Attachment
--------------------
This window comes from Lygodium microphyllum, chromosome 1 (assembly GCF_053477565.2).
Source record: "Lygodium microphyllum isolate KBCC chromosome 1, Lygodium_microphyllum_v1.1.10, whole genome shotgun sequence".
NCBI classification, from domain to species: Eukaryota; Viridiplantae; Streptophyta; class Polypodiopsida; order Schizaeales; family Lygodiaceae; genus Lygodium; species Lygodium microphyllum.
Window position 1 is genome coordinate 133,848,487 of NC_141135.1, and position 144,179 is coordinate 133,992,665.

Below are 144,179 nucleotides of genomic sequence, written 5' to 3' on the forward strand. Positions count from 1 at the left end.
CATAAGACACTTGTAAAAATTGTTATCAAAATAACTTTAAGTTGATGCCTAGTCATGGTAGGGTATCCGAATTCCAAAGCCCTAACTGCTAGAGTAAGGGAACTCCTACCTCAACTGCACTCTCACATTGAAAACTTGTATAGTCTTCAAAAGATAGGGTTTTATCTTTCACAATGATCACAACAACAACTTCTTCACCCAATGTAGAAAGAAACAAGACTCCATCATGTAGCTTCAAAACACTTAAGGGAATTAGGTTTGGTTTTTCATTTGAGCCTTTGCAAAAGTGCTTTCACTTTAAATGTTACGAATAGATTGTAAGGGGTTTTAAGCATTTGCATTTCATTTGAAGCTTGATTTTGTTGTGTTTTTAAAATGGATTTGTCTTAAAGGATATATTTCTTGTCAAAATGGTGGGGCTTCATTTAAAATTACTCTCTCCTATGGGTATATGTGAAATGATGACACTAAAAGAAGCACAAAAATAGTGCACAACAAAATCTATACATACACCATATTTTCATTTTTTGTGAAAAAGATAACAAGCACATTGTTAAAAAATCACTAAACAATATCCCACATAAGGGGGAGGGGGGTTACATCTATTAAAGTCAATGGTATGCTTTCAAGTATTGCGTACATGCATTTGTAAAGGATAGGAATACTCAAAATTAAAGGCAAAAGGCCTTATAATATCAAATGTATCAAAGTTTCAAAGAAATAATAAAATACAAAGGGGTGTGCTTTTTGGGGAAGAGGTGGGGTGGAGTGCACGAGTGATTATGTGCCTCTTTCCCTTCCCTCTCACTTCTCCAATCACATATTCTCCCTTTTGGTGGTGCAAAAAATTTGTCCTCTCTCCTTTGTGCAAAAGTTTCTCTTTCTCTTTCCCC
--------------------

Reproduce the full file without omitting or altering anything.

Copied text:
This window comes from Lygodium microphyllum, chromosome 1 (assembly GCF_053477565.2).
Source record: "Lygodium microphyllum isolate KBCC chromosome 1, Lygodium_microphyllum_v1.1.10, whole genome shotgun sequence".
NCBI classification, from domain to species: Eukaryota; Viridiplantae; Streptophyta; class Polypodiopsida; order Schizaeales; family Lygodiaceae; genus Lygodium; species Lygodium microphyllum.
Window position 1 is genome coordinate 133,848,487 of NC_141135.1, and position 144,179 is coordinate 133,992,665.

Below are 144,179 nucleotides of genomic sequence, written 5' to 3' on the forward strand. Positions count from 1 at the left end.
CATAAGACACTTGTAAAAATTGTTATCAAAATAACTTTAAGTTGATGCCTAGTCATGGTAGGGTATCCGAATTCCAAAGCCCTAACTGCTAGAGTAAGGGAACTCCTACCTCAACTGCACTCTCACATTGAAAACTTGTATAGTCTTCAAAAGATAGGGTTTTATCTTTCACAATGATCACAACAACAACTTCTTCACCCAATGTAGAAAGAAACAAGACTCCATCATGTAGCTTCAAAACACTTAAGGGAATTAGGTTTGGTTTTTCATTTGAGCCTTTGCAAAAGTGCTTTCACTTTAAATGTTACGAATAGATTGTAAGGGGTTTTAAGCATTTGCATTTCATTTGAAGCTTGATTTTGTTGTGTTTTTAAAATGGATTTGTCTTAAAGGATATATTTCTTGTCAAAATGGTGGGGCTTCATTTAAAATTACTCTCTCCTATGGGTATATGTGAAATGATGACACTAAAAGAAGCACAAAAATAGTGCACAACAAAATCTATACATACACCATATTTTCATTTTTTGTGAAAAAGATAACAAGCACATTGTTAAAAAATCACTAAACAATATCCCACATAAGGGGGAGGGGGGTTACATCTATTAAAGTCAATGGTATGCTTTCAAGTATTGCGTACATGCATTTGTAAAGGATAGGAATACTCAAAATTAAAGGCAAAAGGCCTTATAATATCAAATGTATCAAAGTTTCAAAGAAATAATAAAATACAAAGGGGTGTGCTTTTTGGGGAAGAGGTGGGGTGGAGTGCACGAGTGATTATGTGCCTCTTTCCCTTCCCTCTCACTTCTCCAATCACATATTCTCCCTTTTGGTGGTGCAAAAAATTTGTCCTCTCTCCTTTGTGCAAAAGTTTCTCTTTCTCTTTCCCC